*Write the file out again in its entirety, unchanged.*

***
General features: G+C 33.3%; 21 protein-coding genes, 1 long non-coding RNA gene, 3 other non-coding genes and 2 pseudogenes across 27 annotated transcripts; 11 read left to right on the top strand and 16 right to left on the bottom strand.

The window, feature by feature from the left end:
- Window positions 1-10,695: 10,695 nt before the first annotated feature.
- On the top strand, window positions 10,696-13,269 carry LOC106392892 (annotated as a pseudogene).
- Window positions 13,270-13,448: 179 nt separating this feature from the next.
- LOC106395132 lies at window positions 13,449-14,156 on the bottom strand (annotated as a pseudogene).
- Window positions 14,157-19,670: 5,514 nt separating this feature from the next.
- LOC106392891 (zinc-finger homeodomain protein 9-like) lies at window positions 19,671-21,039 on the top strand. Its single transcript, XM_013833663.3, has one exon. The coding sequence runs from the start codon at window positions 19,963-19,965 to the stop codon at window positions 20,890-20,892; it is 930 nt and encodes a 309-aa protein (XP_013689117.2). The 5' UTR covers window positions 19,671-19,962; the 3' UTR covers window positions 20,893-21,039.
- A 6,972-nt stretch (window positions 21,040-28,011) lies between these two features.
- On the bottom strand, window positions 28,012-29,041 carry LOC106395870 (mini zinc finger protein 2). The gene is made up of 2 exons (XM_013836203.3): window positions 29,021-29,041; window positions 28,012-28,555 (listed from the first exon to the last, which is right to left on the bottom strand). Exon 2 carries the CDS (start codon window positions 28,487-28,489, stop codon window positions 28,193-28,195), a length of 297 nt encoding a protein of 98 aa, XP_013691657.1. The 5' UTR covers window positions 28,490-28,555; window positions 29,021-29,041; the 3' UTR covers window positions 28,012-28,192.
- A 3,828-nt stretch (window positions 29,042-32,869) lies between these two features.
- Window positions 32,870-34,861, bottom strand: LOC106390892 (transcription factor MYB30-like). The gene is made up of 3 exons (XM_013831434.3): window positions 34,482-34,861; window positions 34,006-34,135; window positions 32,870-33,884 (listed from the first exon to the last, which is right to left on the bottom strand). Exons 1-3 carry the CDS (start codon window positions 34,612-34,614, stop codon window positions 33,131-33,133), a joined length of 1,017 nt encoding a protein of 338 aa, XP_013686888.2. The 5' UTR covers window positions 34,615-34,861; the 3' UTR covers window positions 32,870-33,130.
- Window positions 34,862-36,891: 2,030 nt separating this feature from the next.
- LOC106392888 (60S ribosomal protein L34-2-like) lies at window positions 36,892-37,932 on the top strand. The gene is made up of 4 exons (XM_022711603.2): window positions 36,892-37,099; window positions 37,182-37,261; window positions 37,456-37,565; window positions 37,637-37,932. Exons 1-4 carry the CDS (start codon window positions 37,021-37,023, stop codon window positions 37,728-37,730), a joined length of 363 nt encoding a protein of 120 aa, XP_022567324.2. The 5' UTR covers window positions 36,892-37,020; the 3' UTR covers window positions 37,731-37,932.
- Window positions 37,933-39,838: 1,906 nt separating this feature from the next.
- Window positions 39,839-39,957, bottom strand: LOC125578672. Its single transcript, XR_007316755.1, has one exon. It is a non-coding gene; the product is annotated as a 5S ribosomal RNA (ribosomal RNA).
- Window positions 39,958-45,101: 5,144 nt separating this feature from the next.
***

General features: G+C 33.3%; 21 protein-coding genes, 1 long non-coding RNA gene, 3 other non-coding genes and 2 pseudogenes across 27 annotated transcripts; 11 read left to right on the top strand and 16 right to left on the bottom strand.

The window, feature by feature from the left end:
- Window positions 1-10,695: 10,695 nt before the first annotated feature.
- On the top strand, window positions 10,696-13,269 carry LOC106392892 (annotated as a pseudogene).
- Window positions 13,270-13,448: 179 nt separating this feature from the next.
- LOC106395132 lies at window positions 13,449-14,156 on the bottom strand (annotated as a pseudogene).
- Window positions 14,157-19,670: 5,514 nt separating this feature from the next.
- LOC106392891 (zinc-finger homeodomain protein 9-like) lies at window positions 19,671-21,039 on the top strand. Its single transcript, XM_013833663.3, has one exon. The coding sequence runs from the start codon at window positions 19,963-19,965 to the stop codon at window positions 20,890-20,892; it is 930 nt and encodes a 309-aa protein (XP_013689117.2). The 5' UTR covers window positions 19,671-19,962; the 3' UTR covers window positions 20,893-21,039.
- A 6,972-nt stretch (window positions 21,040-28,011) lies between these two features.
- On the bottom strand, window positions 28,012-29,041 carry LOC106395870 (mini zinc finger protein 2). The gene is made up of 2 exons (XM_013836203.3): window positions 29,021-29,041; window positions 28,012-28,555 (listed from the first exon to the last, which is right to left on the bottom strand). Exon 2 carries the CDS (start codon window positions 28,487-28,489, stop codon window positions 28,193-28,195), a length of 297 nt encoding a protein of 98 aa, XP_013691657.1. The 5' UTR covers window positions 28,490-28,555; window positions 29,021-29,041; the 3' UTR covers window positions 28,012-28,192.
- A 3,828-nt stretch (window positions 29,042-32,869) lies between these two features.
- Window positions 32,870-34,861, bottom strand: LOC106390892 (transcription factor MYB30-like). The gene is made up of 3 exons (XM_013831434.3): window positions 34,482-34,861; window positions 34,006-34,135; window positions 32,870-33,884 (listed from the first exon to the last, which is right to left on the bottom strand). Exons 1-3 carry the CDS (start codon window positions 34,612-34,614, stop codon window positions 33,131-33,133), a joined length of 1,017 nt encoding a protein of 338 aa, XP_013686888.2. The 5' UTR covers window positions 34,615-34,861; the 3' UTR covers window positions 32,870-33,130.
- Window positions 34,862-36,891: 2,030 nt separating this feature from the next.
- LOC106392888 (60S ribosomal protein L34-2-like) lies at window positions 36,892-37,932 on the top strand. The gene is made up of 4 exons (XM_022711603.2): window positions 36,892-37,099; window positions 37,182-37,261; window positions 37,456-37,565; window positions 37,637-37,932. Exons 1-4 carry the CDS (start codon window positions 37,021-37,023, stop codon window positions 37,728-37,730), a joined length of 363 nt encoding a protein of 120 aa, XP_022567324.2. The 5' UTR covers window positions 36,892-37,020; the 3' UTR covers window positions 37,731-37,932.
- Window positions 37,933-39,838: 1,906 nt separating this feature from the next.
- Window positions 39,839-39,957, bottom strand: LOC125578672. Its single transcript, XR_007316755.1, has one exon. It is a non-coding gene; the product is annotated as a 5S ribosomal RNA (ribosomal RNA).
- Window positions 39,958-45,101: 5,144 nt separating this feature from the next.